Locals upset after upper house speaker snatches historic notebook

Locals upset after upper house speaker snatches historic notebook

Residents in central Burma’s Yaynanchaung are upset with the parliament’s upper house speaker Khin Aung Myint after he commandeered a notebook containing General Aung San’s original handwriting that was being kept at a local high school.

Mu Mu Htun, headmistress of Magwe division’s Yaynanchaung High School-1, said Khin Aung Myint took the book during his recent visit to the town on Martyrs’ Day and said he would preserve it.

“We understand he wishes to preserve the notebook and keep it at the national museum where the public will have wider access, but we don’t want to give it up that easily – we feel the loss,” said Mu Mu Htun.

According to the school’s secretary Kyaw San Oo, the town’s residents are preparing to lobby Aung San Suu Kyi with the help of Ashin Sandra Dika, a revered Buddhist monk and Yaynanchaung native, to help retrieve the book.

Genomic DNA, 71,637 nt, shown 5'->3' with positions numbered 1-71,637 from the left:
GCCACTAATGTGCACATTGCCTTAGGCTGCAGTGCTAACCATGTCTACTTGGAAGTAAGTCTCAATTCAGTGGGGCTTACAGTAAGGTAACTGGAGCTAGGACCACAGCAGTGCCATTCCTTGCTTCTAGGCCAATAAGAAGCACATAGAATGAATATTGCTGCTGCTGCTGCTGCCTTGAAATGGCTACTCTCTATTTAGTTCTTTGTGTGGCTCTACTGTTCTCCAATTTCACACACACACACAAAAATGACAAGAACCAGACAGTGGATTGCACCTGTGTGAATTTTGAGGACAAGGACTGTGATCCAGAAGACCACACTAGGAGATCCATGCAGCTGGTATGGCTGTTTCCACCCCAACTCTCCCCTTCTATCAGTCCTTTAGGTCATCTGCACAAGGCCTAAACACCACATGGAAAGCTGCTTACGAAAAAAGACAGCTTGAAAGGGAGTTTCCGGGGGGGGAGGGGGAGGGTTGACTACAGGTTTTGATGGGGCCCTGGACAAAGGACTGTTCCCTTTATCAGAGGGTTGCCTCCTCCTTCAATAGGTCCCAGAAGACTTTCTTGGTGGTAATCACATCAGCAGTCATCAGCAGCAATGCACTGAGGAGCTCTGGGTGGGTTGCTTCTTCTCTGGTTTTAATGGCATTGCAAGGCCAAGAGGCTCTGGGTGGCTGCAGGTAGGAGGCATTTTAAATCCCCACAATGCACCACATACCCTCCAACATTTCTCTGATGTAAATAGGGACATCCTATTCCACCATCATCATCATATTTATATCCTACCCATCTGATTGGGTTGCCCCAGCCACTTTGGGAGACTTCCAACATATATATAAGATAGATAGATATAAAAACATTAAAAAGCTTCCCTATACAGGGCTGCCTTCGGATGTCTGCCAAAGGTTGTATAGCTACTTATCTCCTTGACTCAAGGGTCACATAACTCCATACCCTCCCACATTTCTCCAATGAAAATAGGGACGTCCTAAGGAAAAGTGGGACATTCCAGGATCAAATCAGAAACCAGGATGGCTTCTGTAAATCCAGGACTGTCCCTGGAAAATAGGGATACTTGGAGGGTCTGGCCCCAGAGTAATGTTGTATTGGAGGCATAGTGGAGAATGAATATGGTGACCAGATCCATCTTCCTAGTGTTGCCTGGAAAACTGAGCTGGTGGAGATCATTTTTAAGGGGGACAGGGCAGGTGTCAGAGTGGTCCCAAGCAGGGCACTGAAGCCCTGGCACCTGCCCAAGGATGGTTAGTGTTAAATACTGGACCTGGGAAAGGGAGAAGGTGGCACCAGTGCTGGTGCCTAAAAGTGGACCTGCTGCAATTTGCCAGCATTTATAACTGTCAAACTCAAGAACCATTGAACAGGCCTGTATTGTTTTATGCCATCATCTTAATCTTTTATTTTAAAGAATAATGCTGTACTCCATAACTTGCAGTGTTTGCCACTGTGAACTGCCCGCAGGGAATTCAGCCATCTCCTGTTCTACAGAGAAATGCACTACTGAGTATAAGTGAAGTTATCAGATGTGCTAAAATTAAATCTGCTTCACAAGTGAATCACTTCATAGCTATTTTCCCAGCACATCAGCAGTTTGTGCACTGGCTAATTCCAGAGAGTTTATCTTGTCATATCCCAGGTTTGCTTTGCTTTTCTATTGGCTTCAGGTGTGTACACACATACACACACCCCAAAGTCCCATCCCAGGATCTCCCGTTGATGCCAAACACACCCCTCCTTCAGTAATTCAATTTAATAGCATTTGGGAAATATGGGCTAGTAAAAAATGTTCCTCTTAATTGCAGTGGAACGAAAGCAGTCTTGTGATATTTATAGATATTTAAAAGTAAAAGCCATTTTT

“We will try to ask for the notebook back through Daw Aung San Suu Kyi and Ashin Sandra Dika – hopefully it will go well and even if it doesn’t, we will still have to try. This book is precious to the town’s residents,” said Kyaw San Oo.

Ashin Sandra Dika, who was a student at the school that housed the artifact, said the book was priceless to the town and taking it away could lead to public protests.

“Residents have been seriously thinking about staging public protests to ask for the book back and I, as a former student at the school who regards general Aung San as our forefather, also wish to have it with us,” said Ashin Sandra.

“We wouldn’t give it up for even one billion kyat.”

Locals said they were prepared to let the government have the book, but they said would prefer to hand it over at an official ceremony.

The upper house speaker was unavailable for comment.

The notebook belonged to Burma’s famed independence leader when he attended a Pali language course at Rangoon University in 1933 and contains notes written in English by hand. He later gave it as a gift to a friend, who passed it on to Yaynanchaung-based journalist to donate to an appropriate school in the town. Aung San had himself previously attended high school in Yaynanchaung.

Yaynanchaung High School-1 was planning to exhibit the notebook during the school’s 100th year anniversary celebrations in January 2015.

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